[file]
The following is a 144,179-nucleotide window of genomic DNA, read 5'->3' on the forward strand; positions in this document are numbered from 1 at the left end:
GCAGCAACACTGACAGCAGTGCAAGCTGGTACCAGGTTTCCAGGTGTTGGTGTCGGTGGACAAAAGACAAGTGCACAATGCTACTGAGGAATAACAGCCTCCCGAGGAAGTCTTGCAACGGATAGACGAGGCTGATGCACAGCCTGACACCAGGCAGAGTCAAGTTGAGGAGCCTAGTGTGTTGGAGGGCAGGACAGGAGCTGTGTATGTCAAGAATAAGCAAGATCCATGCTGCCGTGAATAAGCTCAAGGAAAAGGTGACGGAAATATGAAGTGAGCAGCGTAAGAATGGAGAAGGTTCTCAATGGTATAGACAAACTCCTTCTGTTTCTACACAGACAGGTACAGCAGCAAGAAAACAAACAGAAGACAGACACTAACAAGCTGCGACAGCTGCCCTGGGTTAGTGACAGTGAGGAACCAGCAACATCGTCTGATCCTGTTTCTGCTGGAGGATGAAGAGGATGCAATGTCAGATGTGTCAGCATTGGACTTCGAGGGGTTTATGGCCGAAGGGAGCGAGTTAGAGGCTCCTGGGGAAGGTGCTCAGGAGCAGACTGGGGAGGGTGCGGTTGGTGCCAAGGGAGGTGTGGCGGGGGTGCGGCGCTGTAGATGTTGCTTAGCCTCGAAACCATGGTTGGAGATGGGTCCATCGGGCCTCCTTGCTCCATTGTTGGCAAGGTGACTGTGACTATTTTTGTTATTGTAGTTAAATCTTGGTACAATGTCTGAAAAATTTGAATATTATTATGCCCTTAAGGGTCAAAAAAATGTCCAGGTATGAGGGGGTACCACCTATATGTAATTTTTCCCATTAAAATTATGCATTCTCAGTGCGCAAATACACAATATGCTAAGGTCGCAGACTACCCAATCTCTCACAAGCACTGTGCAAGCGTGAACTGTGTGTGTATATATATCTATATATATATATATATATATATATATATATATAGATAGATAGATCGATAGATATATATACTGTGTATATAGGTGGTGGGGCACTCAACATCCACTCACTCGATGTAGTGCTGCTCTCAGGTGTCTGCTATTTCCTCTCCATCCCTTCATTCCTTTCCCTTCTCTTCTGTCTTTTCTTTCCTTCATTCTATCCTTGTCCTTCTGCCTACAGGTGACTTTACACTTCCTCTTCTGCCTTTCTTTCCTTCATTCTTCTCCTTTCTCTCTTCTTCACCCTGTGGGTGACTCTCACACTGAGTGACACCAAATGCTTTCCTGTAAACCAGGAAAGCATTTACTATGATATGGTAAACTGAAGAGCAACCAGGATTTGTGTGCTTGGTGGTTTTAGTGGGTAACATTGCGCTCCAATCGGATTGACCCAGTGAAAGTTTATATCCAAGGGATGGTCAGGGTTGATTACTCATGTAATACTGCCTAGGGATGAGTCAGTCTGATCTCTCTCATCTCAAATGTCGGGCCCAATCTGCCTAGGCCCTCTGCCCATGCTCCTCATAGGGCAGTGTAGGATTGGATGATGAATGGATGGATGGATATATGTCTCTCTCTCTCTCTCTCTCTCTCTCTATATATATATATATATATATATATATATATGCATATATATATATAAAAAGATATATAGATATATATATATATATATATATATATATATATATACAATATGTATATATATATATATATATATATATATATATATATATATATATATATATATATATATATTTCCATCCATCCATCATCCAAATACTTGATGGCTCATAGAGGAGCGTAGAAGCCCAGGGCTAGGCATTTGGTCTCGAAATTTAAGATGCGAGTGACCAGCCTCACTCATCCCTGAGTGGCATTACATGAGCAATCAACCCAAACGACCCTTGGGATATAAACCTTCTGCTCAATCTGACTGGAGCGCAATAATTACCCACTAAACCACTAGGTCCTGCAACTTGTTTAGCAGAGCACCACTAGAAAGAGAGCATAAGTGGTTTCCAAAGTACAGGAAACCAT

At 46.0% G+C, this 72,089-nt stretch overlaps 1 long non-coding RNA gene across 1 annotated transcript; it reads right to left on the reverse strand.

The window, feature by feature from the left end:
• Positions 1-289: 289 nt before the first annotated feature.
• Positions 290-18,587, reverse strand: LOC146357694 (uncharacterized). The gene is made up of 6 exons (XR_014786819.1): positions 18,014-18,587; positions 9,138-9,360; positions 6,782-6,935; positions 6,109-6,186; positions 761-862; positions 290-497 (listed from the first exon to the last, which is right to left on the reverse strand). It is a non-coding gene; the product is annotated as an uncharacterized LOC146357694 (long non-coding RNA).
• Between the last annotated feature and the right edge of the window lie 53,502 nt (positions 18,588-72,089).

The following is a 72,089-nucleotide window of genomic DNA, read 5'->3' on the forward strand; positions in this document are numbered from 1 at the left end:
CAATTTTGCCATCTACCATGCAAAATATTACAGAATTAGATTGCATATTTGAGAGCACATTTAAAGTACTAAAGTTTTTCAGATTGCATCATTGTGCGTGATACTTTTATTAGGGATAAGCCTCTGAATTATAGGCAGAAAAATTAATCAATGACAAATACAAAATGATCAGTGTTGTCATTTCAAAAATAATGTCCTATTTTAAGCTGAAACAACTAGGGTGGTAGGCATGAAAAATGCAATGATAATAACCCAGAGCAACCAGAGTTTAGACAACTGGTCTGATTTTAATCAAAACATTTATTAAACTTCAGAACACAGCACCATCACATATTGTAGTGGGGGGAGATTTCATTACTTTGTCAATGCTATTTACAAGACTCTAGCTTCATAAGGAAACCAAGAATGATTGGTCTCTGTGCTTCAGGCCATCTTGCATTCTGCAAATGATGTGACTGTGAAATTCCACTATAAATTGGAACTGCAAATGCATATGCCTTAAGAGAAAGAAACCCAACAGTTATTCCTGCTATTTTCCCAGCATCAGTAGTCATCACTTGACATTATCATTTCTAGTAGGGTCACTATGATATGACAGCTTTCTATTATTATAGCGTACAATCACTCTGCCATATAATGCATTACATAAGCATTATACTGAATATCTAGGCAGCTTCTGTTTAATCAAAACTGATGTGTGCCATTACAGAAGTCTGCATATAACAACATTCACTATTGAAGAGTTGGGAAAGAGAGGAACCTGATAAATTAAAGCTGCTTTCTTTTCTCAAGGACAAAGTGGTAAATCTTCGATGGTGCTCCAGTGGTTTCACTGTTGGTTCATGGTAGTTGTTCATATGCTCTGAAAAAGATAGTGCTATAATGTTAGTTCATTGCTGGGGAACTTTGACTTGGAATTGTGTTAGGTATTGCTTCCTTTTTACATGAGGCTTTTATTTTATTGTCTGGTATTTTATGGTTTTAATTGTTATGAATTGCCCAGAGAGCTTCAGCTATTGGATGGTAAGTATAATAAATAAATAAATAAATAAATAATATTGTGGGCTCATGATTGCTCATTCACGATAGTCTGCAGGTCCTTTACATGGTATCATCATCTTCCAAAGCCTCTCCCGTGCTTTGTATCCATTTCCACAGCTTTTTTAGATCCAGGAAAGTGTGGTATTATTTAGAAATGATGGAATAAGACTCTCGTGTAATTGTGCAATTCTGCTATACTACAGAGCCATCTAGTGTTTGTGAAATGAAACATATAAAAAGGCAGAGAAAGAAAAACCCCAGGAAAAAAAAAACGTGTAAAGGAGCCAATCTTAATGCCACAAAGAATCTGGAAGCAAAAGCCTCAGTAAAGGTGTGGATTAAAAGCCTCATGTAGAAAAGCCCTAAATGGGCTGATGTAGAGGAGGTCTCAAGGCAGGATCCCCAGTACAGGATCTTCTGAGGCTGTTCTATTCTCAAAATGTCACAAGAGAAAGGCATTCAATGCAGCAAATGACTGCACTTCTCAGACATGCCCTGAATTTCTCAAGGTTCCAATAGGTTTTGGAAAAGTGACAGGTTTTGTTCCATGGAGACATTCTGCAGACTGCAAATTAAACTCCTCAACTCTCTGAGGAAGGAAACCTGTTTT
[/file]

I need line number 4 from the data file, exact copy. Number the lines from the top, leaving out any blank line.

The window, feature by feature from the left end: